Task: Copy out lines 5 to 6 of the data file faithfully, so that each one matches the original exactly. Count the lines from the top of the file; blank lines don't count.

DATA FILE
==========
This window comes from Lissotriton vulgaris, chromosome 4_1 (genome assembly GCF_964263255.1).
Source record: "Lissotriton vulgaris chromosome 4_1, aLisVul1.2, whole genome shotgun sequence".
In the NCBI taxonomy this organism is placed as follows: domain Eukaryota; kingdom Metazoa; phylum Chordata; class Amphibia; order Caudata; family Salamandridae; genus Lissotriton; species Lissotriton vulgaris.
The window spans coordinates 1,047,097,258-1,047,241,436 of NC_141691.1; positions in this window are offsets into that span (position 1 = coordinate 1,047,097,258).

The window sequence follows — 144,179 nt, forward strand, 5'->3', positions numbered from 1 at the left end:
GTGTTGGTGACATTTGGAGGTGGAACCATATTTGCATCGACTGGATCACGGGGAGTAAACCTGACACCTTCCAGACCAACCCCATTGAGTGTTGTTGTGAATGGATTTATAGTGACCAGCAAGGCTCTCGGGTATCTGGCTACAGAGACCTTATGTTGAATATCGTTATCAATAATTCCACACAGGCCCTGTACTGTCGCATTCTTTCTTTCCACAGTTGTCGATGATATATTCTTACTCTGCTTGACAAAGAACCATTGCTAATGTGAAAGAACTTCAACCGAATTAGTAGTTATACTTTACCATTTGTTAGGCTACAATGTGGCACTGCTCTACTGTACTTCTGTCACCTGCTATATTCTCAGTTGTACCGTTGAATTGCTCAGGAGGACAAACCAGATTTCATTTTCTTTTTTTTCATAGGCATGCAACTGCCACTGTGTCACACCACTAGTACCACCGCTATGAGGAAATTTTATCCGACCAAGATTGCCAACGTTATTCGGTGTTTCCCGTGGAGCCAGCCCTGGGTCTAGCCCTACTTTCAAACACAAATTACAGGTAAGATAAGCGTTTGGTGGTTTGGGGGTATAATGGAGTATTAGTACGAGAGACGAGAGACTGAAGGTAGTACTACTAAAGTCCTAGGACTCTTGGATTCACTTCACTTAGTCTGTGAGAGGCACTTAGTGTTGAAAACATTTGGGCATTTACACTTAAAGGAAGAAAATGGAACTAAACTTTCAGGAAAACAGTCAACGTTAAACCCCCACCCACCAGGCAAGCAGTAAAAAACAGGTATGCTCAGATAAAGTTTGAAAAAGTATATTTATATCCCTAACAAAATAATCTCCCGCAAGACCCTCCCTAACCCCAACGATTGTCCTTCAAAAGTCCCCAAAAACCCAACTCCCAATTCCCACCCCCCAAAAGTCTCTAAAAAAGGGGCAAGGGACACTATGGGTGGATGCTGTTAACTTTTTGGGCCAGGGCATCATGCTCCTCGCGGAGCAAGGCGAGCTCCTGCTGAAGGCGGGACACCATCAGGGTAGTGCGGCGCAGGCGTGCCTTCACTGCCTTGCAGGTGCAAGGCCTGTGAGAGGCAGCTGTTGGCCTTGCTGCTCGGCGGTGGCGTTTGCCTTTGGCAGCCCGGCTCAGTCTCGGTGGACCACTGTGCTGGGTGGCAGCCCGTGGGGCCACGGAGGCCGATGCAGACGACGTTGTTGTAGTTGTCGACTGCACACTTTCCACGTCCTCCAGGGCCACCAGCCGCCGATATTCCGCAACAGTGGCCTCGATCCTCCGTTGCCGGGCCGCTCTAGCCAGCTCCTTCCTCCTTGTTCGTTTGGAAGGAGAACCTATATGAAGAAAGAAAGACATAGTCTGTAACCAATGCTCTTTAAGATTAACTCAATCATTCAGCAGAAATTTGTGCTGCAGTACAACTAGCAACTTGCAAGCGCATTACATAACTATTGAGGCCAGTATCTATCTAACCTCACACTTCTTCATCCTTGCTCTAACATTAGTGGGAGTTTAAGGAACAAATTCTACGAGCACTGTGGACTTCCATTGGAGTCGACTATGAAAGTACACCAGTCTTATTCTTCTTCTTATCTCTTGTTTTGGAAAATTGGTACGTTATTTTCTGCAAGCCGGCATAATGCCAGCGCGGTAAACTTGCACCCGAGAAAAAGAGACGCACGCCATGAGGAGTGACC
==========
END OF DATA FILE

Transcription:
The window sequence follows — 144,179 nt, forward strand, 5'->3', positions numbered from 1 at the left end:
GTGTTGGTGACATTTGGAGGTGGAACCATATTTGCATCGACTGGATCACGGGGAGTAAACCTGACACCTTCCAGACCAACCCCATTGAGTGTTGTTGTGAATGGATTTATAGTGACCAGCAAGGCTCTCGGGTATCTGGCTACAGAGACCTTATGTTGAATATCGTTATCAATAATTCCACACAGGCCCTGTACTGTCGCATTCTTTCTTTCCACAGTTGTCGATGATATATTCTTACTCTGCTTGACAAAGAACCATTGCTAATGTGAAAGAACTTCAACCGAATTAGTAGTTATACTTTACCATTTGTTAGGCTACAATGTGGCACTGCTCTACTGTACTTCTGTCACCTGCTATATTCTCAGTTGTACCGTTGAATTGCTCAGGAGGACAAACCAGATTTCATTTTCTTTTTTTTCATAGGCATGCAACTGCCACTGTGTCACACCACTAGTACCACCGCTATGAGGAAATTTTATCCGACCAAGATTGCCAACGTTATTCGGTGTTTCCCGTGGAGCCAGCCCTGGGTCTAGCCCTACTTTCAAACACAAATTACAGGTAAGATAAGCGTTTGGTGGTTTGGGGGTATAATGGAGTATTAGTACGAGAGACGAGAGACTGAAGGTAGTACTACTAAAGTCCTAGGACTCTTGGATTCACTTCACTTAGTCTGTGAGAGGCACTTAGTGTTGAAAACATTTGGGCATTTACACTTAAAGGAAGAAAATGGAACTAAACTTTCAGGAAAACAGTCAACGTTAAACCCCCACCCACCAGGCAAGCAGTAAAAAACAGGTATGCTCAGATAAAGTTTGAAAAAGTATATTTATATCCCTAACAAAATAATCTCCCGCAAGACCCTCCCTAACCCCAACGATTGTCCTTCAAAAGTCCCCAAAAACCCAACTCCCAATTCCCACCCCCCAAAAGTCTCTAAAAAAGGGGCAAGGGACACTATGGGTGGATGCTGTTAACTTTTTGGGCCAGGGCATCATGCTCCTCGCGGAGCAAGGCGAGCTCCTGCTGAAGGCGGGACACCATCAGGGTAGTGCGGCGCAGGCGTGCCTTCACTGCCTTGCAGGTGCAAGGCCTGTGAGAGGCAGCTGTTGGCCTTGCTGCTCGGCGGTGGCGTTTGCCTTTGGCAGCCCGGCTCAGTCTCGGTGGACCACTGTGCTGGGTGGCAGCCCGTGGGGCCACGGAGGCCGATGCAGACGACGTTGTTGTAGTTGTCGACTGCACACTTTCCACGTCCTCCAGGGCCACCAGCCGCCGATATTCCGCAACAGTGGCCTCGATCCTCCGTTGCCGGGCCGCTCTAGCCAGCTCCTTCCTCCTTGTTCGTTTGGAAGGAGAACCTATATGAAGAAAGAAAGACATAGTCTGTAACCAATGCTCTTTAAGATTAACTCAATCATTCAGCAGAAATTTGTGCTGCAGTACAACTAGCAACTTGCAAGCGCATTACATAACTATTGAGGCCAGTATCTATCTAACCTCACACTTCTTCATCCTTGCTCTAACATTAGTGGGAGTTTAAGGAACAAATTCTACGAGCACTGTGGACTTCCATTGGAGTCGACTATGAAAGTACACCAGTCTTATTCTTCTTCTTATCTCTTGTTTTGGAAAATTGGTACGTTATTTTCTGCAAGCCGGCATAATGCCAGCGCGGTAAACTTGCACCCGAGAAAAAGAGACGCACGCCATGAGGAGTGACC